A Secret History of Memphis Hoodoo

Y’all, I’m not saying it’s been a strange year, but it’s been a strange year. This is the first book on non-poetry I’ve read since…Oh, I don’t know. Months. It’s been months.

But diving in to Tony Kail’s A Secret History of Memphis Hoodoo was a good way to break my losing streak.

I enjoyed it a lot, both because I learned some stuff I didn’t know and I had quibbles with the stuff I did know. Like, I don’t think Kail is wrong; I’d just like to argue with him about stuff anyway–that kind of quibbling. Some stretches I thought he was making that I wouldn’t have made–like bringing the old Robert Johnson bullshit into it.

I think if you don’t know anything about hoodoo and are curious about it and Memphis’s role, this is a fantastic introduction. I think if you know some stuff about hoodoo, you’re going to be a little frustrated. His history of Memphis factories involved in the production of hoodoo is great, but I wish there’d been more about how hoodoo ideas were transmitted in the days before the internet. His work on the Spiritual churches and their conventions is a great example of showing how people come together and exchange ideas.

I wanted to know if we have any guesses about how that transpired in the 19th century. I mean, some of it is really mysterious. We don’t know for sure what the little metal hands mean, though we find them at the Hermitage and outside of Memphis. They certainly look manufactured and I wonder if anyone’s ever tried to track down where. I assume they have, but I don’t know. And how did they get into the slave economy as far apart as Nashville and Memphis? Is there someone we can track? Or a slave-trading pattern we can contemplate?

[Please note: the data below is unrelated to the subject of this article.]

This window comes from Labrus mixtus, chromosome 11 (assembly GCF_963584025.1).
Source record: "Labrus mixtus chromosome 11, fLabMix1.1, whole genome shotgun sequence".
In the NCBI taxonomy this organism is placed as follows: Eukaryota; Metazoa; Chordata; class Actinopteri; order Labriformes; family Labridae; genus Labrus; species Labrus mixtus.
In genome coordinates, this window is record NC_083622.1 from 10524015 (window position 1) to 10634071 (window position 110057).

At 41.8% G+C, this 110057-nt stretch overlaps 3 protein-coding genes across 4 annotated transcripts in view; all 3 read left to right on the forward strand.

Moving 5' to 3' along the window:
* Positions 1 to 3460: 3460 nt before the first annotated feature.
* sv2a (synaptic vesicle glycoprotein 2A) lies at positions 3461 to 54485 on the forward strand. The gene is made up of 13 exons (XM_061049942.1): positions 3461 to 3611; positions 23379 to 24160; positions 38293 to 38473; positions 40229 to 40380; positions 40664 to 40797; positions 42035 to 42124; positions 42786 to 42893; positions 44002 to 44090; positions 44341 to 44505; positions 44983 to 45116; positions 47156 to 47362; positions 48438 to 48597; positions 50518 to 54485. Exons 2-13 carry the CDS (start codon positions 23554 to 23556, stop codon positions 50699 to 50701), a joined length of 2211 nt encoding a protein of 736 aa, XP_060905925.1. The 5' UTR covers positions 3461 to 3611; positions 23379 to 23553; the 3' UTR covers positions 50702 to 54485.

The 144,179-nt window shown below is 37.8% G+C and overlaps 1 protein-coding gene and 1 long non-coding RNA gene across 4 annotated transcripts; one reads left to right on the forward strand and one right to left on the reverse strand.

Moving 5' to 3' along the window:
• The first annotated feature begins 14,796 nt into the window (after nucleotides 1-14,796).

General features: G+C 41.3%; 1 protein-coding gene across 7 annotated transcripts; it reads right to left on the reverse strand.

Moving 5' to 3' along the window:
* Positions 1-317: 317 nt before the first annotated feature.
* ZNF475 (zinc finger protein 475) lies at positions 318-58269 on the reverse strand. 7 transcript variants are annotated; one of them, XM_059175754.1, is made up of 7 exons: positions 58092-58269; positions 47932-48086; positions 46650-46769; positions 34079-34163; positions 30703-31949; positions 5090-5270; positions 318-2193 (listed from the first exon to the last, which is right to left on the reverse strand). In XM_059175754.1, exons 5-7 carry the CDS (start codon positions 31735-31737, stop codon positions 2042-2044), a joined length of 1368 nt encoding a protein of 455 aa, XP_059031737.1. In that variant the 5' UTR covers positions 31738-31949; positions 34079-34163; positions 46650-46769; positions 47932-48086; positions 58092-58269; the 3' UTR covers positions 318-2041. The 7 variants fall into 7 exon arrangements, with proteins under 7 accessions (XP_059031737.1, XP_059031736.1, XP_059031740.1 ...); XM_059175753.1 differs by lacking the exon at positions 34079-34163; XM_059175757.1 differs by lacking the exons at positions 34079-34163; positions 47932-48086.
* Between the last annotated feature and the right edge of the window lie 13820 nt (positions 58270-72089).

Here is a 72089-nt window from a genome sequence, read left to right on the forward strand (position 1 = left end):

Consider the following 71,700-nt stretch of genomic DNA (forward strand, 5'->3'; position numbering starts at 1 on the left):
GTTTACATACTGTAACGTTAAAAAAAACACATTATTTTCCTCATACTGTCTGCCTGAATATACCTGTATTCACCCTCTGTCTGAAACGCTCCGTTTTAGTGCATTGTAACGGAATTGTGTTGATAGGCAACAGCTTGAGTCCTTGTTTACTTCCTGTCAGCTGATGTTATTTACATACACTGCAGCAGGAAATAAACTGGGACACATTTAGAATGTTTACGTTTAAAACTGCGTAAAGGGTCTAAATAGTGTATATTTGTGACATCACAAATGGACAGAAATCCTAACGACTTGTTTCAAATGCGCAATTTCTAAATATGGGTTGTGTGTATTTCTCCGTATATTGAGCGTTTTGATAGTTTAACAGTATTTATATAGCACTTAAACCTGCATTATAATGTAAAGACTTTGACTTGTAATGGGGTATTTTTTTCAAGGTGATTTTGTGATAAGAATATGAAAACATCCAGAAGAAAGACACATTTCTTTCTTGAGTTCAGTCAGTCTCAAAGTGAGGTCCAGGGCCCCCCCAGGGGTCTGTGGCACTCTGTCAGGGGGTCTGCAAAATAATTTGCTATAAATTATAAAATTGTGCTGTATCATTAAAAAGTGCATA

It does seem obvious that Memphis conjure is informed by New Orleans conjure (and possibly visa versa) but I would have liked some informed guesses as to how that worked, too. Were steamboat workers bringing this stuff up and down the river? Like what was the mechanism for refreshing standard beliefs?

The same goes for the idea that hoodoo practices and Native American practices greatly overlap. How would this have happened? Are we talking that black people, when they were kidnapped by Indians, were being taught traditional healing methods? Are we saying that there were enough communities where black and Indians lived freely together that there could be these information exchanges?

I’m not trying to insinuate that I doubt these things. I don’t. These are things that obviously happened, but that I’m still not clear on how. I mean, before 1865, it was very hard for most black people to travel very far in the South. And Memphis and New Orleans are very far apart. Also, after Jackson, the South wasn’t brimming with Native Americans.

So, how were these connections being made?

I guess what I’m saying is that this book is very, very good for what it is, but also that I was hoping for something a little more than just an introduction.